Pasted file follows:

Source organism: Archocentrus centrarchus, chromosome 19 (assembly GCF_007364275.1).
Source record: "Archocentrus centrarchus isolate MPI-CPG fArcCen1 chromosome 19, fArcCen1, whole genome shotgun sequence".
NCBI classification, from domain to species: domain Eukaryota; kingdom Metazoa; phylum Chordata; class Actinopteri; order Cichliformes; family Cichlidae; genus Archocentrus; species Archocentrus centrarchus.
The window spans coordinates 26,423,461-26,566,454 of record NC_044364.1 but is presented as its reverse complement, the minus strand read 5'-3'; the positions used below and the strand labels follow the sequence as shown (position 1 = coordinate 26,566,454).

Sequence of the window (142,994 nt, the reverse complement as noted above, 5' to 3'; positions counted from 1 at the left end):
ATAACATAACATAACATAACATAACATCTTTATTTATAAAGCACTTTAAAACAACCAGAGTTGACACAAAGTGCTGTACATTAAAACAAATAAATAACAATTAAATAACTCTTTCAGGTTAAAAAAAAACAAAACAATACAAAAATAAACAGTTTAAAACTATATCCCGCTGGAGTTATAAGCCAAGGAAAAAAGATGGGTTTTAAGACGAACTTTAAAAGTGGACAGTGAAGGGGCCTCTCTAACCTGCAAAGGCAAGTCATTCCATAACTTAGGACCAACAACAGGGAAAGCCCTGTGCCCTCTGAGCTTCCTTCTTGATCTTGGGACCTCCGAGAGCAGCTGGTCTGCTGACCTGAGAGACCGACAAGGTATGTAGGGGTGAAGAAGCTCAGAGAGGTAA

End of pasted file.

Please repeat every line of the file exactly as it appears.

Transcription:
Source organism: Archocentrus centrarchus, chromosome 19 (assembly GCF_007364275.1).
Source record: "Archocentrus centrarchus isolate MPI-CPG fArcCen1 chromosome 19, fArcCen1, whole genome shotgun sequence".
NCBI classification, from domain to species: domain Eukaryota; kingdom Metazoa; phylum Chordata; class Actinopteri; order Cichliformes; family Cichlidae; genus Archocentrus; species Archocentrus centrarchus.
The window spans coordinates 26,423,461-26,566,454 of record NC_044364.1 but is presented as its reverse complement, the minus strand read 5'-3'; the positions used below and the strand labels follow the sequence as shown (position 1 = coordinate 26,566,454).

Sequence of the window (142,994 nt, the reverse complement as noted above, 5' to 3'; positions counted from 1 at the left end):
ATAACATAACATAACATAACATAACATCTTTATTTATAAAGCACTTTAAAACAACCAGAGTTGACACAAAGTGCTGTACATTAAAACAAATAAATAACAATTAAATAACTCTTTCAGGTTAAAAAAAAACAAAACAATACAAAAATAAACAGTTTAAAACTATATCCCGCTGGAGTTATAAGCCAAGGAAAAAAGATGGGTTTTAAGACGAACTTTAAAAGTGGACAGTGAAGGGGCCTCTCTAACCTGCAAAGGCAAGTCATTCCATAACTTAGGACCAACAACAGGGAAAGCCCTGTGCCCTCTGAGCTTCCTTCTTGATCTTGGGACCTCCGAGAGCAGCTGGTCTGCTGACCTGAGAGACCGACAAGGTATGTAGGGGTGAAGAAGCTCAGAGAGGTAA